Running for your goals

Entering a marathon offers the perfect circumstances to test our will and discover and exceed our perceived limits. In addition, successfully completing a marathon is an example of effective goal-setting, which we can apply in both our home and work life. Crossing the finish is just the start.

YOU MAY BE THINKING: That’s great, if you can run a marathon. But that’s what you need to know: you can run a marathon. Almost anyone reading this can run, fast-walk, shuffle, strut, or trot the necessary miles. Even if you are not lean, fast, or even fit – if you can pass a medical check-up, you can participate. Training for a marathon can be as rewarding as the actual race. Not only does the physical preparation required boost muscle and metabolism, but it also tones internally. Regular physical exercise strengthens heart and lungs, increases your HDL (good) cholesterol, and reduces stress and blood pressure.
Author of The Everything Running Book, Art Liberman, explains that there are two different ways of approaching a marathon: outcome goal setting and process goal setting. We use outcome goal setting when we are more concerned with results than how they were achieved. Though this is common way of approaching tasks, it does not work well for larger, long-term goals. Too many external factors may interfere. For example, pretend there is a particular opponent you are determined to outrun. You may train hard and surpass their speed during training, but be slowed by flu or other injury on race day. This would certainly interrupt your “outcome” goal of beating your competition. In contrast, “process” goals lead to more satisfaction and greater confidence. This relaxed way of approaching challenge involves focusing on what we can control (nutrition, hydration, training schedule, wardrobe) and performing according to our highest standards. “Process” focus is very rewarding. With this system, our confidence is determined by our willpower instead of random events and others’ expectations. Since much marathon training is psychological, it is an ideal opportunity to exercise this outlook.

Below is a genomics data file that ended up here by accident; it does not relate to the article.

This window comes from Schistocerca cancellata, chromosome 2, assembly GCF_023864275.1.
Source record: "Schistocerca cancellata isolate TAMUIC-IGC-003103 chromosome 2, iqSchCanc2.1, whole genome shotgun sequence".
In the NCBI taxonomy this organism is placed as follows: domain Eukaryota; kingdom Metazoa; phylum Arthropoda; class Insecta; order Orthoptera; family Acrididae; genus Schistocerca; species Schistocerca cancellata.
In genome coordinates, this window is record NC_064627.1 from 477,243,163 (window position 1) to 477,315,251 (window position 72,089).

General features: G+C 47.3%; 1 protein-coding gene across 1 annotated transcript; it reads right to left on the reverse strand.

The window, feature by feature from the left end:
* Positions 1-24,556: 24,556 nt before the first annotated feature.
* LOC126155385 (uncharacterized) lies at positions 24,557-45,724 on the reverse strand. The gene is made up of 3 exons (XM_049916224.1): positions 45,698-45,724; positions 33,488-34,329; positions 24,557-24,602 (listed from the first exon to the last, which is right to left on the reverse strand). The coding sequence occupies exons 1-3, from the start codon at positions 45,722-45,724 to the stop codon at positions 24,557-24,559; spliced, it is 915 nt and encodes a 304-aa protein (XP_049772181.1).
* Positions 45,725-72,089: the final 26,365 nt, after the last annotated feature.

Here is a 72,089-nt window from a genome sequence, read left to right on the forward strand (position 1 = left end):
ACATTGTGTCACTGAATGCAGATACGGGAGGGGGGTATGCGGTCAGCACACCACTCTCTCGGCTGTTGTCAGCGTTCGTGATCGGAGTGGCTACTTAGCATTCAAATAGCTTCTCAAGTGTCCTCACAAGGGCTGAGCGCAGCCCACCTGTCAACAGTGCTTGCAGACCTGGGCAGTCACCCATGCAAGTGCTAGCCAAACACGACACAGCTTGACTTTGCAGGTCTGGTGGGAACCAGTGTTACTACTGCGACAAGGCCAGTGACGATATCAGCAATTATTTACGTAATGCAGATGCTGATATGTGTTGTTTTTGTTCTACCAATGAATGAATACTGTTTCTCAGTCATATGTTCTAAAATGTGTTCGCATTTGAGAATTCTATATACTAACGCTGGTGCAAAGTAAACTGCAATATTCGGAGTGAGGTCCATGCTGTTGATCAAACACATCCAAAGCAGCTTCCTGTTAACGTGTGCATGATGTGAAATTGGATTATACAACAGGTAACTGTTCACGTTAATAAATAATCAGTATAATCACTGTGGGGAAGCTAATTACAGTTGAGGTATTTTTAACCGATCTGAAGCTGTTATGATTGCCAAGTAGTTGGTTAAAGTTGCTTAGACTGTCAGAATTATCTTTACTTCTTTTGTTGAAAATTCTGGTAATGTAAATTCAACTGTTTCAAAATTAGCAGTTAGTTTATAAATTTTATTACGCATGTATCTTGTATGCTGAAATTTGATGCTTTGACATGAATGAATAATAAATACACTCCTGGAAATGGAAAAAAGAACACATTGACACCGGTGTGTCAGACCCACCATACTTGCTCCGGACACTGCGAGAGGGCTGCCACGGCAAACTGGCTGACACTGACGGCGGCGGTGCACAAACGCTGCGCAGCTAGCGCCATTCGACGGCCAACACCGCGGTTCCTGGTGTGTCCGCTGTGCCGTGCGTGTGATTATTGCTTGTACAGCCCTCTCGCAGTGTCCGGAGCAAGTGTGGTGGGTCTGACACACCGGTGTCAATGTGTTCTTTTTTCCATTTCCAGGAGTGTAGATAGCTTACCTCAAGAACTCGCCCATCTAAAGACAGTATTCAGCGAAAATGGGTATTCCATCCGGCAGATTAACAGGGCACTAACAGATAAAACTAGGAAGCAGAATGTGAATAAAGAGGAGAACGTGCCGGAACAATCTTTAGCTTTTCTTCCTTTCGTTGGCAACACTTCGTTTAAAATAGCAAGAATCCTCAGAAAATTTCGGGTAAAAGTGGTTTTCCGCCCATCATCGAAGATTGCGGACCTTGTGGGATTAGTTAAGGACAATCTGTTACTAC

A marathon first
Before snail-mail, e-mail, fax and Fed Ex, news was either carried by foot or forgotten. Legend has it that this personal-post gave us the first marathon. Around BC 490, a Greek warrior named Phidippides ran from Marathon to Athens to deliver news of a great victory: the Athenians had defeated the Persians at the Battle of Marathon. Like most modern marathons, Phidippides’ journey was about 26 miles. In contrast, he did not receive a commemorative T-shirt.

Before you hit the track, here’s some wise advice to help you pass the finish line without passing out.

  • Four-time Olympic Marathon trials qualifier, Budd Coates, advises that those with no running experience should begin training with eight straight days of walking: The first four days consisting with a 20-minute fast walk, then the next four days with 30.
  • Coates also suggest using the “talk-test” to determine your level of exertion. You should have enough air to speak as you run or walk, otherwise, you may be overdoing it.
  • BBC Health states: “Never run when suffering from a viral illness or fever.”
  • Author of Marathon-The Ultimate Training Guide, Hal Higdon, says that one of the secrets to running farther is to run slower.
  • Runner’s World footwear editor; Paul Corozza, suggests sticking with the same footwear from training to race day: “If you wear trainers to train, wear them in the marathon.”
  • The American College of Sports Medicine recommends drinking five to 12 ounces of fluids (preferably water) every 15 to 20 minutes during a marathon. Also practice proper hydration during training.
  • Coach/author Art Liberman advises eating something directly after the race. Research indicates that to avoid muscle fatigue the next day, carbohydrates should be eaten as soon as possible following long duration exercise.






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